This guide is intended to help you buy a new computer. Making a choice about which computer system is right for you means understanding the components of the system and matching its capabilities to your computing needs.
A gamer, keen photographer or someone working with video has very different computing needs from a home user who is just looking to take some family photos, surf the web and check their emails.
Think about what you want to use your new computer for and keep that in mind when reading the recommendations below.
I prefer to buy PCs built by major manufacturers like HP and Compaq, but that is just a personal preference. Local computer stores build PCs out of individual components and I think unfortunately you can never be quite sure of the overall quality.
Budget systems tend to be made of budget components, so think about possible maintenance costs as well as the up-front price when deciding which computer to buy.
I would recommend a general home user needs a minimum of 1Gb of RAM for Windows XP, or 2 to 3Gb of RAM for systems running Windows Vista. I would recommend gamers, photographers and other more intensive users look at double that amount.
RAM is the single most significant performance factor in a PC and it is relatively cheap, so it pays to stock up at the start.
Think of RAM memory as your computer's IQ. The higher your IQ the faster you can think and the more things you can think about at once. Generally the more RAM memory your computer has the more responsive it will be.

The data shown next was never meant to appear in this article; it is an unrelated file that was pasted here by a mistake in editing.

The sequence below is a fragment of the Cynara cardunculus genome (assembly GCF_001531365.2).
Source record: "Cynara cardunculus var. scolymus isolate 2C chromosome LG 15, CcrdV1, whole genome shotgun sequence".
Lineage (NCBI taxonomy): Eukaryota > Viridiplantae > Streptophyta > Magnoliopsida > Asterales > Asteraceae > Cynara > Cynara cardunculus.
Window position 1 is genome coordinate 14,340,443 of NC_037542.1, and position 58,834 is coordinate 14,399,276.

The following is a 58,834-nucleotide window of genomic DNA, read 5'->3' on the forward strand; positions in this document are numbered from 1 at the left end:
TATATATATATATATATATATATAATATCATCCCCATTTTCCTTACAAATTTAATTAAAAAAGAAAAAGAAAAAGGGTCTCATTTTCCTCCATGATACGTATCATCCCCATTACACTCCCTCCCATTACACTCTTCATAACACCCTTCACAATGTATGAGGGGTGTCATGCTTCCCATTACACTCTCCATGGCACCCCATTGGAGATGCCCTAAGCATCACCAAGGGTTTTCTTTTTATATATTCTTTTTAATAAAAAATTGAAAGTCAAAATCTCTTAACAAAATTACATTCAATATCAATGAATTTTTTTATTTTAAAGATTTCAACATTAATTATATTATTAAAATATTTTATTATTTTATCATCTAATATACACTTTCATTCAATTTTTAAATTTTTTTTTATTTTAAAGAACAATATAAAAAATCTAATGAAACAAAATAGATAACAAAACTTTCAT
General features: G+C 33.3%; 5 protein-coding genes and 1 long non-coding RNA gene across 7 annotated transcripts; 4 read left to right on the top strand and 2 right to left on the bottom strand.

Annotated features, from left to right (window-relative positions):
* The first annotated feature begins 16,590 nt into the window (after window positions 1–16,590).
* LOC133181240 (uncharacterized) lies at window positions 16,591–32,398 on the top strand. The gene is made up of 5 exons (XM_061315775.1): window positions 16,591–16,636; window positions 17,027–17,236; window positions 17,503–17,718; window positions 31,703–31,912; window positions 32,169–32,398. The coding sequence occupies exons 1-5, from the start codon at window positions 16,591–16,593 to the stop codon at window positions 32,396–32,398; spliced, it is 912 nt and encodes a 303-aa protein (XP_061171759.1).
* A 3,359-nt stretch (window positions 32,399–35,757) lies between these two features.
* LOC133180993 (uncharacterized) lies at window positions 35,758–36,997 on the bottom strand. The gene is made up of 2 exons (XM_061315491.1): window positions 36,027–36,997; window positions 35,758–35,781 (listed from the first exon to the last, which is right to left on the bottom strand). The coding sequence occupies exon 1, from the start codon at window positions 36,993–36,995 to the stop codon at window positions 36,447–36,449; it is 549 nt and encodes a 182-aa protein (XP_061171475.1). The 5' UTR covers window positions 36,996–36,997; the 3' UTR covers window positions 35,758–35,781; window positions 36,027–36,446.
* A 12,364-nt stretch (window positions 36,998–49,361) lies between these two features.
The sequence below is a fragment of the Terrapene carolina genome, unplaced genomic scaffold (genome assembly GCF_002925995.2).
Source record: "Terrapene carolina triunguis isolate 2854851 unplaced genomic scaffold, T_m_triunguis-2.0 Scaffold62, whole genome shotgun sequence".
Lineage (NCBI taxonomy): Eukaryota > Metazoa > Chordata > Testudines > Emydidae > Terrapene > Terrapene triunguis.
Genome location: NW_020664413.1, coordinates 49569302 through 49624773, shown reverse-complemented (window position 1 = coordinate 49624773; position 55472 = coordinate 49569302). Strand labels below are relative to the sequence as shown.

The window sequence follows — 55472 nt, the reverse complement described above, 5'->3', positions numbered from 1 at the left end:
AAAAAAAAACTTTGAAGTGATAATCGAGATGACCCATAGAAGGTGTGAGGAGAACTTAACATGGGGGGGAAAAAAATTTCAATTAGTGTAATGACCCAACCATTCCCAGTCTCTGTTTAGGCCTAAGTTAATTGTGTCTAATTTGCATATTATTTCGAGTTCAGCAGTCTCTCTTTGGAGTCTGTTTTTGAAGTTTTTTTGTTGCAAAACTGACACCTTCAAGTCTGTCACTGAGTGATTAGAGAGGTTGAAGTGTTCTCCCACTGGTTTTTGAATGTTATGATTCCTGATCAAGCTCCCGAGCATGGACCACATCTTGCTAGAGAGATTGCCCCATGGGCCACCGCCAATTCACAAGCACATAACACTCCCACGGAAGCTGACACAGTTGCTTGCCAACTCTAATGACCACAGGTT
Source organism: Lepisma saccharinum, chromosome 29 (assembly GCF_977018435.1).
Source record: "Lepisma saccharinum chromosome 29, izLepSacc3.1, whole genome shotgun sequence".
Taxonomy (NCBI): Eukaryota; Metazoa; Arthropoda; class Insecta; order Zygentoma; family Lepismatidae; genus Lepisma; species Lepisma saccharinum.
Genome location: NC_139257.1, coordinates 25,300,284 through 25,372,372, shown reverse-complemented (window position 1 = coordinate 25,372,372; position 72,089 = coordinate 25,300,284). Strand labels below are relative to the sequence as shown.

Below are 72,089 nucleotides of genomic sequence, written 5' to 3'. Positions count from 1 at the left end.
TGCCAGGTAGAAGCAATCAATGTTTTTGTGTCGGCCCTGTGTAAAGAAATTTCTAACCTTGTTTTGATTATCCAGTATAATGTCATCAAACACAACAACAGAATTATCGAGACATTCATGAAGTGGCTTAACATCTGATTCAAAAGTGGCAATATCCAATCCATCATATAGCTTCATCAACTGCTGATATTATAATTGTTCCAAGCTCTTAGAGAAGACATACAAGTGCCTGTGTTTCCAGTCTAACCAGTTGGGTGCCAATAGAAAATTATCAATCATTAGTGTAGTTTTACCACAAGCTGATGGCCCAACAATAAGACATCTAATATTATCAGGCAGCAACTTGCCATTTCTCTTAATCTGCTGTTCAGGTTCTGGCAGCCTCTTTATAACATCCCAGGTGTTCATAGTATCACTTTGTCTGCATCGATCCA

You can never be too beautiful, too rich or have too much RAM.
The processor is the computer chip that processes instructions, so the more powerful and faster your processor, the more responsive your computer will be.
Family photographs are probably the most intensive thing a general home user will want do with their new computer, so processor type and speed isn't too critical for them.
Intel Celeron dual core and Pentium dual core processors are the current families of entry level computer processors and have adequate performance for the needs of home users.
Intel Core 2 Duo processors are higher end and more capable processors, but they also cost more. These processors are a must for gamers and video users, but home users may not really need the extra performance.
Processor speed is measure in GHz, with bigger numbers meaning faster performance. Gamers etc. should look for 2.8Ghz or better processor speed - but again, this is mostly irrelevant for a home user's needs.
Hard drives are the amount of storage space your computer system has for storing files (like music and digital photographs) and programmes. The storage capacity of hard drives is measured in Gigabytes (Gb).
New computer systems typically offer 160Gb-250Gb drives as a minimum standard. Unless you are going to take a lot of photographs, that much hard drive storage space will be plenty for a normal home user.
I would advise gamers or people working with video to look at a minimum hard drive capacity of 500Gb or more.
The built-in graphics on a motherboard should be sufficient for a home user. This is also sometimes called onboard graphics.
Gamers and other intensive users will require a more capable graphics card like an nVidia 8600GT or better with 512Mb or better of video RAM.
We hope this guide has helped you understand your needs and what to look for when looking to buy a new computer system.
If we can provide any more assistance, please contact us at Digital Forge.